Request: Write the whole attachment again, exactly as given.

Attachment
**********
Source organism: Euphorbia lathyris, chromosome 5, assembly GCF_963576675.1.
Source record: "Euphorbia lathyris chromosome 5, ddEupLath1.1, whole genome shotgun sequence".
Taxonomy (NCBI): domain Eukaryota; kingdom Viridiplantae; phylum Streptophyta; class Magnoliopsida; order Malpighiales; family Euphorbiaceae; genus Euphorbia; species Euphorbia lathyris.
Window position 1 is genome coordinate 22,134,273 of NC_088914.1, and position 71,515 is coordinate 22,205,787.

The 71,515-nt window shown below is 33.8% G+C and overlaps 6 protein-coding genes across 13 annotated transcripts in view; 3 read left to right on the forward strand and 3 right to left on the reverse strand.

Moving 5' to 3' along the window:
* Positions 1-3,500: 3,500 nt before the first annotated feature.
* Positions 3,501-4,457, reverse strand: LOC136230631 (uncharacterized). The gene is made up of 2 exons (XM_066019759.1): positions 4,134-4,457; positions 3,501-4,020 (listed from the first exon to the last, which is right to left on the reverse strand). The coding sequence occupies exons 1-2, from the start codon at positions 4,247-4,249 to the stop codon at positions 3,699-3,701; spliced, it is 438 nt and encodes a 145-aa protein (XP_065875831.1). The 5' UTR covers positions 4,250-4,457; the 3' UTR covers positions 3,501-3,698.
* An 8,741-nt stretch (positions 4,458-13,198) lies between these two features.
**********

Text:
Source organism: Euphorbia lathyris, chromosome 5, assembly GCF_963576675.1.
Source record: "Euphorbia lathyris chromosome 5, ddEupLath1.1, whole genome shotgun sequence".
Taxonomy (NCBI): domain Eukaryota; kingdom Viridiplantae; phylum Streptophyta; class Magnoliopsida; order Malpighiales; family Euphorbiaceae; genus Euphorbia; species Euphorbia lathyris.
Window position 1 is genome coordinate 22,134,273 of NC_088914.1, and position 71,515 is coordinate 22,205,787.

The 71,515-nt window shown below is 33.8% G+C and overlaps 6 protein-coding genes across 13 annotated transcripts in view; 3 read left to right on the forward strand and 3 right to left on the reverse strand.

Moving 5' to 3' along the window:
* Positions 1-3,500: 3,500 nt before the first annotated feature.
* Positions 3,501-4,457, reverse strand: LOC136230631 (uncharacterized). The gene is made up of 2 exons (XM_066019759.1): positions 4,134-4,457; positions 3,501-4,020 (listed from the first exon to the last, which is right to left on the reverse strand). The coding sequence occupies exons 1-2, from the start codon at positions 4,247-4,249 to the stop codon at positions 3,699-3,701; spliced, it is 438 nt and encodes a 145-aa protein (XP_065875831.1). The 5' UTR covers positions 4,250-4,457; the 3' UTR covers positions 3,501-3,698.
* An 8,741-nt stretch (positions 4,458-13,198) lies between these two features.